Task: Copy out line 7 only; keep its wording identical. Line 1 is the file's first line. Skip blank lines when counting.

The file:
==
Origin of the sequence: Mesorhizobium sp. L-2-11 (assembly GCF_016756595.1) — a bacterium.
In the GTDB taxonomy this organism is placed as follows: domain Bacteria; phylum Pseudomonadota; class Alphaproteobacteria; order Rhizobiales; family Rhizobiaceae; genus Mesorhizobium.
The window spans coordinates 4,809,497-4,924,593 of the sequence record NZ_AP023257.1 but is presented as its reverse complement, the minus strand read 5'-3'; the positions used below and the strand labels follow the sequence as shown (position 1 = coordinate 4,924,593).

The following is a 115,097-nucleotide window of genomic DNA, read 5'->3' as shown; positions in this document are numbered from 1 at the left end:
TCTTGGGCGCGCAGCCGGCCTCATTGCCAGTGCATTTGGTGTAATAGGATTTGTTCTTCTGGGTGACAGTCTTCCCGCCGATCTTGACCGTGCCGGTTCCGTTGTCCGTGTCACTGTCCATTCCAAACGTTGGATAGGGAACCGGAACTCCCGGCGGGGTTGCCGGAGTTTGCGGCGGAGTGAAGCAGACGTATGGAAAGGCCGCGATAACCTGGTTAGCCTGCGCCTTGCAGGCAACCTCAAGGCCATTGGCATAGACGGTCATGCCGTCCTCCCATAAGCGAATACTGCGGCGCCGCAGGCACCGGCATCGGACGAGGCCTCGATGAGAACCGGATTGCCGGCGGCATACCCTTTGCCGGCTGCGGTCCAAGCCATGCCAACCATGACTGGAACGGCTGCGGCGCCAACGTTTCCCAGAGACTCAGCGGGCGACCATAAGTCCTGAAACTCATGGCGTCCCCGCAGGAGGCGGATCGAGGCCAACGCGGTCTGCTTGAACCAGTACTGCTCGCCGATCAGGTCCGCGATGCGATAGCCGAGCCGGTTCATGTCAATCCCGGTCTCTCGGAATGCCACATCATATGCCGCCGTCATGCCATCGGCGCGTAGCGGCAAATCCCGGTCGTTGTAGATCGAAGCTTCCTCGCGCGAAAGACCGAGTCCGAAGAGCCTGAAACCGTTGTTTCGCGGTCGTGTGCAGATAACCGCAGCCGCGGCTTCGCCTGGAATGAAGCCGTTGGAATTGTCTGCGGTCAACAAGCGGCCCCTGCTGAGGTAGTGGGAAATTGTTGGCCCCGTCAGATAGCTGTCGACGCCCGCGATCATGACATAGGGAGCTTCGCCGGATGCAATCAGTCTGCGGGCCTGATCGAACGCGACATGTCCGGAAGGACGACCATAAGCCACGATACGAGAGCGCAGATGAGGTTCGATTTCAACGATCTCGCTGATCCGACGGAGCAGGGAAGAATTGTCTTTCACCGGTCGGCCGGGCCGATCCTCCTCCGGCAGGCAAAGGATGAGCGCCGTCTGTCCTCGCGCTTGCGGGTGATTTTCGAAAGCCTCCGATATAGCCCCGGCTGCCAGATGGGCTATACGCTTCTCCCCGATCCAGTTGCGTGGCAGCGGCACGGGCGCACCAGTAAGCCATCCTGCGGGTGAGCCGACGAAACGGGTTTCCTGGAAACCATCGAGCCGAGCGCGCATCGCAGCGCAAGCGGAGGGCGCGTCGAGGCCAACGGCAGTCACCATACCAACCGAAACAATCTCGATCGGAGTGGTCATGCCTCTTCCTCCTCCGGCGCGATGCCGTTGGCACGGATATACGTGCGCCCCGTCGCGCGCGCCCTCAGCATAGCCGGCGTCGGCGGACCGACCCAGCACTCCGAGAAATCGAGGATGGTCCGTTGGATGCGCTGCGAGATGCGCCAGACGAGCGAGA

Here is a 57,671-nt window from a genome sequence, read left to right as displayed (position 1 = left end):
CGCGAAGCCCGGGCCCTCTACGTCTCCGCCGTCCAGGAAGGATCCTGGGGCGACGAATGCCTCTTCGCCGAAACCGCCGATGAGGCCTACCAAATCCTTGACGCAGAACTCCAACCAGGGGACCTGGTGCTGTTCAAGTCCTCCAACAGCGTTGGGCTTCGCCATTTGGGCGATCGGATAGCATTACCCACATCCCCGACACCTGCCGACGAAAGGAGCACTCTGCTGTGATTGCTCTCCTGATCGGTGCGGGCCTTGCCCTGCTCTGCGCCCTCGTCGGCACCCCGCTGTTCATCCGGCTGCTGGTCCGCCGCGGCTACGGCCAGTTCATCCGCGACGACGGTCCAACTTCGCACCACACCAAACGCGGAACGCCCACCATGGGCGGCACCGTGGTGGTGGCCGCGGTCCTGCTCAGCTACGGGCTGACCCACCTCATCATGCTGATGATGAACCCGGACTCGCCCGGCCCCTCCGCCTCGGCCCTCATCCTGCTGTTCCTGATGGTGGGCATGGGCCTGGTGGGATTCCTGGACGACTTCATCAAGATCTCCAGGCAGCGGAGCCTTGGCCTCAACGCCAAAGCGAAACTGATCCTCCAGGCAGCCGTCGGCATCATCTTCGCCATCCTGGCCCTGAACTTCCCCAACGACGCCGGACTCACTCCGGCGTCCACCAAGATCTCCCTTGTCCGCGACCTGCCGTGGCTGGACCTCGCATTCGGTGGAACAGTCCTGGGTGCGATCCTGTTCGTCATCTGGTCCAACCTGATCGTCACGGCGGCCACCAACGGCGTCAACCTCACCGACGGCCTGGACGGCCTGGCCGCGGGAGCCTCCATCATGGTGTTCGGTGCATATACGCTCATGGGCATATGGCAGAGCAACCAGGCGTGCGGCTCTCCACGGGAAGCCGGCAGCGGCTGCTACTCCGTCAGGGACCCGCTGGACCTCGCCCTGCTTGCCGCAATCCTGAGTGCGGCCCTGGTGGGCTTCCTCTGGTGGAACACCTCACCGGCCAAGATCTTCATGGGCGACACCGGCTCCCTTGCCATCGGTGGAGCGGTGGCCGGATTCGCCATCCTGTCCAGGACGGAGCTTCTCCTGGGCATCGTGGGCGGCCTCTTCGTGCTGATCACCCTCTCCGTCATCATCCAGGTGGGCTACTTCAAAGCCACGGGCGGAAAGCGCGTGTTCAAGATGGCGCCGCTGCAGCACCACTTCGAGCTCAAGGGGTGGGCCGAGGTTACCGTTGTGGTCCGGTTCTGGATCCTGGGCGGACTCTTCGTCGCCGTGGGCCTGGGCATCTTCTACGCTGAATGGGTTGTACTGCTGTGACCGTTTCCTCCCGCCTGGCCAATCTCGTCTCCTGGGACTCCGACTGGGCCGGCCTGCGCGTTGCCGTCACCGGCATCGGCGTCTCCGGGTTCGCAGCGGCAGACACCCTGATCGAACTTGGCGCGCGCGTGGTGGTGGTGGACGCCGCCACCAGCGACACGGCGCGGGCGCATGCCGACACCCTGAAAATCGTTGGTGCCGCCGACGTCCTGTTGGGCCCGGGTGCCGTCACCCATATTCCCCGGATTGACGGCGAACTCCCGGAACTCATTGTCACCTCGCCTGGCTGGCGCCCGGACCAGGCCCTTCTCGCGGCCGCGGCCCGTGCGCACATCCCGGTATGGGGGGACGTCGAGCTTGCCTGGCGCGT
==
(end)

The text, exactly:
CGCGAAGCCCGGGCCCTCTACGTCTCCGCCGTCCAGGAAGGATCCTGGGGCGACGAATGCCTCTTCGCCGAAACCGCCGATGAGGCCTACCAAATCCTTGACGCAGAACTCCAACCAGGGGACCTGGTGCTGTTCAAGTCCTCCAACAGCGTTGGGCTTCGCCATTTGGGCGATCGGATAGCATTACCCACATCCCCGACACCTGCCGACGAAAGGAGCACTCTGCTGTGATTGCTCTCCTGATCGGTGCGGGCCTTGCCCTGCTCTGCGCCCTCGTCGGCACCCCGCTGTTCATCCGGCTGCTGGTCCGCCGCGGCTACGGCCAGTTCATCCGCGACGACGGTCCAACTTCGCACCACACCAAACGCGGAACGCCCACCATGGGCGGCACCGTGGTGGTGGCCGCGGTCCTGCTCAGCTACGGGCTGACCCACCTCATCATGCTGATGATGAACCCGGACTCGCCCGGCCCCTCCGCCTCGGCCCTCATCCTGCTGTTCCTGATGGTGGGCATGGGCCTGGTGGGATTCCTGGACGACTTCATCAAGATCTCCAGGCAGCGGAGCCTTGGCCTCAACGCCAAAGCGAAACTGATCCTCCAGGCAGCCGTCGGCATCATCTTCGCCATCCTGGCCCTGAACTTCCCCAACGACGCCGGACTCACTCCGGCGTCCACCAAGATCTCCCTTGTCCGCGACCTGCCGTGGCTGGACCTCGCATTCGGTGGAACAGTCCTGGGTGCGATCCTGTTCGTCATCTGGTCCAACCTGATCGTCACGGCGGCCACCAACGGCGTCAACCTCACCGACGGCCTGGACGGCCTGGCCGCGGGAGCCTCCATCATGGTGTTCGGTGCATATACGCTCATGGGCATATGGCAGAGCAACCAGGCGTGCGGCTCTCCACGGGAAGCCGGCAGCGGCTGCTACTCCGTCAGGGACCCGCTGGACCTCGCCCTGCTTGCCGCAATCCTGAGTGCGGCCCTGGTGGGCTTCCTCTGGTGGAACACCTCACCGGCCAAGATCTTCATGGGCGACACCGGCTCCCTTGCCATCGGTGGAGCGGTGGCCGGATTCGCCATCCTGTCCAGGACGGAGCTTCTCCTGGGCATCGTGGGCGGCCTCTTCGTGCTGATCACCCTCTCCGTCATCATCCAGGTGGGCTACTTCAAAGCCACGGGCGGAAAGCGCGTGTTCAAGATGGCGCCGCTGCAGCACCACTTCGAGCTCAAGGGGTGGGCCGAGGTTACCGTTGTGGTCCGGTTCTGGATCCTGGGCGGACTCTTCGTCGCCGTGGGCCTGGGCATCTTCTACGCTGAATGGGTTGTACTGCTGTGACCGTTTCCTCCCGCCTGGCCAATCTCGTCTCCTGGGACTCCGACTGGGCCGGCCTGCGCGTTGCCGTCACCGGCATCGGCGTCTCCGGGTTCGCAGCGGCAGACACCCTGATCGAACTTGGCGCGCGCGTGGTGGTGGTGGACGCCGCCACCAGCGACACGGCGCGGGCGCATGCCGACACCCTGAAAATCGTTGGTGCCGCCGACGTCCTGTTGGGCCCGGGTGCCGTCACCCATATTCCCCGGATTGACGGCGAACTCCCGGAACTCATTGTCACCTCGCCTGGCTGGCGCCCGGACCAGGCCCTTCTCGCGGCCGCGGCCCGTGCGCACATCCCGGTATGGGGGGACGTCGAGCTTGCCTGGCGCGT